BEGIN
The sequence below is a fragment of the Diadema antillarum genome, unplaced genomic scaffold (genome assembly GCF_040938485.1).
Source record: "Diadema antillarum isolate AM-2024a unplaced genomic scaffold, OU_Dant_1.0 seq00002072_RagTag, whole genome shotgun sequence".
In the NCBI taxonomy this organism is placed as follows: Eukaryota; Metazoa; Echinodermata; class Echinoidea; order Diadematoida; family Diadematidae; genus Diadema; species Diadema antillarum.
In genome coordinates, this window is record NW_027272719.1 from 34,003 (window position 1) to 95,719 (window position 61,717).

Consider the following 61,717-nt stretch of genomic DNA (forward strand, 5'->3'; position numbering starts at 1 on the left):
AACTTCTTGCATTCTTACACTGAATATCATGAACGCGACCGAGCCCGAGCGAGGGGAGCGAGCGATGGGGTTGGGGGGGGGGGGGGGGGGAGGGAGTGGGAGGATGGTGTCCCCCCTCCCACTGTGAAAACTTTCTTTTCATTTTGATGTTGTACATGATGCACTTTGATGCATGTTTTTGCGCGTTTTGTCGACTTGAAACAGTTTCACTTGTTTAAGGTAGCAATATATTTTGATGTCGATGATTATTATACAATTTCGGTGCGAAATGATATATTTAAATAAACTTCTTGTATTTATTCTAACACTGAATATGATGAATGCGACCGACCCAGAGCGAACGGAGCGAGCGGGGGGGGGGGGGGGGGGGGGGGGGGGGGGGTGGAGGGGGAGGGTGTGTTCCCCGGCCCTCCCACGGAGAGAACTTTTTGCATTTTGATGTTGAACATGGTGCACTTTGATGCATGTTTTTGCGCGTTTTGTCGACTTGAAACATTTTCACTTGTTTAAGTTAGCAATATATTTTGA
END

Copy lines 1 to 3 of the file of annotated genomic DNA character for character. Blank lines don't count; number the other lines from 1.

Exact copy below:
The sequence below is a fragment of the Diadema antillarum genome, unplaced genomic scaffold (genome assembly GCF_040938485.1).
Source record: "Diadema antillarum isolate AM-2024a unplaced genomic scaffold, OU_Dant_1.0 seq00002072_RagTag, whole genome shotgun sequence".
In the NCBI taxonomy this organism is placed as follows: Eukaryota; Metazoa; Echinodermata; class Echinoidea; order Diadematoida; family Diadematidae; genus Diadema; species Diadema antillarum.